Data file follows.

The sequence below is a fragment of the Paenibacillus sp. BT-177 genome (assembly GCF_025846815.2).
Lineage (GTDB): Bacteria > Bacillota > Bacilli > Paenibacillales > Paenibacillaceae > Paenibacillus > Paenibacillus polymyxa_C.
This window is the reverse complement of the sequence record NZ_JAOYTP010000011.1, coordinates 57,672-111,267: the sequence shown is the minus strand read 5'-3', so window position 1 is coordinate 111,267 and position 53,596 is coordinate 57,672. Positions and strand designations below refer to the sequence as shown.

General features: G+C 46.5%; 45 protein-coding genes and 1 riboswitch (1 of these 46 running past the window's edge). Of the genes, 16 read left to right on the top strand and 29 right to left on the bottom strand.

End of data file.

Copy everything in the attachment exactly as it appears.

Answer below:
The sequence below is a fragment of the Paenibacillus sp. BT-177 genome (assembly GCF_025846815.2).
Lineage (GTDB): Bacteria > Bacillota > Bacilli > Paenibacillales > Paenibacillaceae > Paenibacillus > Paenibacillus polymyxa_C.
This window is the reverse complement of the sequence record NZ_JAOYTP010000011.1, coordinates 57,672-111,267: the sequence shown is the minus strand read 5'-3', so window position 1 is coordinate 111,267 and position 53,596 is coordinate 57,672. Positions and strand designations below refer to the sequence as shown.

General features: G+C 46.5%; 45 protein-coding genes and 1 riboswitch (1 of these 46 running past the window's edge). Of the genes, 16 read left to right on the top strand and 29 right to left on the bottom strand.